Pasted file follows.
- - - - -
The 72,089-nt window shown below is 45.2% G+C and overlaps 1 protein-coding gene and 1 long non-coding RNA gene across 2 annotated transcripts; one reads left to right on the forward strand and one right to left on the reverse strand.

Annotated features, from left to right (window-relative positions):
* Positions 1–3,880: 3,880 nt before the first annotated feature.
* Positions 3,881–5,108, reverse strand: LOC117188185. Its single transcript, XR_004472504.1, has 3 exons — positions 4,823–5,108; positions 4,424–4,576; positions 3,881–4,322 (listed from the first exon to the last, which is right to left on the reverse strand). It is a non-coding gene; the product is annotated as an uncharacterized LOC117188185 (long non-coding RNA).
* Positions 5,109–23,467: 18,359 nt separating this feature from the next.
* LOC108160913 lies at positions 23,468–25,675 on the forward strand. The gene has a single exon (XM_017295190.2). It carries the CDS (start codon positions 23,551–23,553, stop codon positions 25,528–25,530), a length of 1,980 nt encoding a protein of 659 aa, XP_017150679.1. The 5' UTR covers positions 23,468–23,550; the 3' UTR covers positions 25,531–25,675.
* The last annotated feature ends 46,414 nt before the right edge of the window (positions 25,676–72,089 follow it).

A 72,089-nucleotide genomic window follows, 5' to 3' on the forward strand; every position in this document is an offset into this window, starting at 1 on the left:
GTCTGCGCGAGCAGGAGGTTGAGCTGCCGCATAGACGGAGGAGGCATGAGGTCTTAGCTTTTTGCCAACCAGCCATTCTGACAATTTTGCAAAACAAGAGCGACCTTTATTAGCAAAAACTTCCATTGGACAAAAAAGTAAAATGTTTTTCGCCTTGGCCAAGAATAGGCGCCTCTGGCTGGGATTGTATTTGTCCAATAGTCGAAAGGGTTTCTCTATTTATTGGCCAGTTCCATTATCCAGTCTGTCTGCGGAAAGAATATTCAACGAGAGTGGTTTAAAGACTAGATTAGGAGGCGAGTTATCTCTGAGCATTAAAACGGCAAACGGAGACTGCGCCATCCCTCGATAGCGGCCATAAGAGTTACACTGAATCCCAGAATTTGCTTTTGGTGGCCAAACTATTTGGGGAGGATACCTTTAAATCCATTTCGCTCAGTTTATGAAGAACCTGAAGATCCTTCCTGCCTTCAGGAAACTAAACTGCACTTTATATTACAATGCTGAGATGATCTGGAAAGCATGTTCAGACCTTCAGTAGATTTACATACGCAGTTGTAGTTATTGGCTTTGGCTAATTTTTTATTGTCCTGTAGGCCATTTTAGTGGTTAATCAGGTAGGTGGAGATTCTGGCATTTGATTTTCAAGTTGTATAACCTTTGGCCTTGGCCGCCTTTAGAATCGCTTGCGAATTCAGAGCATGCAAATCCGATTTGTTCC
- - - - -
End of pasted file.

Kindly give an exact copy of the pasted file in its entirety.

The 72,089-nt window shown below is 45.2% G+C and overlaps 1 protein-coding gene and 1 long non-coding RNA gene across 2 annotated transcripts; one reads left to right on the forward strand and one right to left on the reverse strand.

Annotated features, from left to right (window-relative positions):
* Positions 1–3,880: 3,880 nt before the first annotated feature.
* Positions 3,881–5,108, reverse strand: LOC117188185. Its single transcript, XR_004472504.1, has 3 exons — positions 4,823–5,108; positions 4,424–4,576; positions 3,881–4,322 (listed from the first exon to the last, which is right to left on the reverse strand). It is a non-coding gene; the product is annotated as an uncharacterized LOC117188185 (long non-coding RNA).
* Positions 5,109–23,467: 18,359 nt separating this feature from the next.
* LOC108160913 lies at positions 23,468–25,675 on the forward strand. The gene has a single exon (XM_017295190.2). It carries the CDS (start codon positions 23,551–23,553, stop codon positions 25,528–25,530), a length of 1,980 nt encoding a protein of 659 aa, XP_017150679.1. The 5' UTR covers positions 23,468–23,550; the 3' UTR covers positions 25,531–25,675.
* The last annotated feature ends 46,414 nt before the right edge of the window (positions 25,676–72,089 follow it).

A 72,089-nucleotide genomic window follows, 5' to 3' on the forward strand; every position in this document is an offset into this window, starting at 1 on the left:
GTCTGCGCGAGCAGGAGGTTGAGCTGCCGCATAGACGGAGGAGGCATGAGGTCTTAGCTTTTTGCCAACCAGCCATTCTGACAATTTTGCAAAACAAGAGCGACCTTTATTAGCAAAAACTTCCATTGGACAAAAAAGTAAAATGTTTTTCGCCTTGGCCAAGAATAGGCGCCTCTGGCTGGGATTGTATTTGTCCAATAGTCGAAAGGGTTTCTCTATTTATTGGCCAGTTCCATTATCCAGTCTGTCTGCGGAAAGAATATTCAACGAGAGTGGTTTAAAGACTAGATTAGGAGGCGAGTTATCTCTGAGCATTAAAACGGCAAACGGAGACTGCGCCATCCCTCGATAGCGGCCATAAGAGTTACACTGAATCCCAGAATTTGCTTTTGGTGGCCAAACTATTTGGGGAGGATACCTTTAAATCCATTTCGCTCAGTTTATGAAGAACCTGAAGATCCTTCCTGCCTTCAGGAAACTAAACTGCACTTTATATTACAATGCTGAGATGATCTGGAAAGCATGTTCAGACCTTCAGTAGATTTACATACGCAGTTGTAGTTATTGGCTTTGGCTAATTTTTTATTGTCCTGTAGGCCATTTTAGTGGTTAATCAGGTAGGTGGAGATTCTGGCATTTGATTTTCAAGTTGTATAACCTTTGGCCTTGGCCGCCTTTAGAATCGCTTGCGAATTCAGAGCATGCAAATCCGATTTGTTCC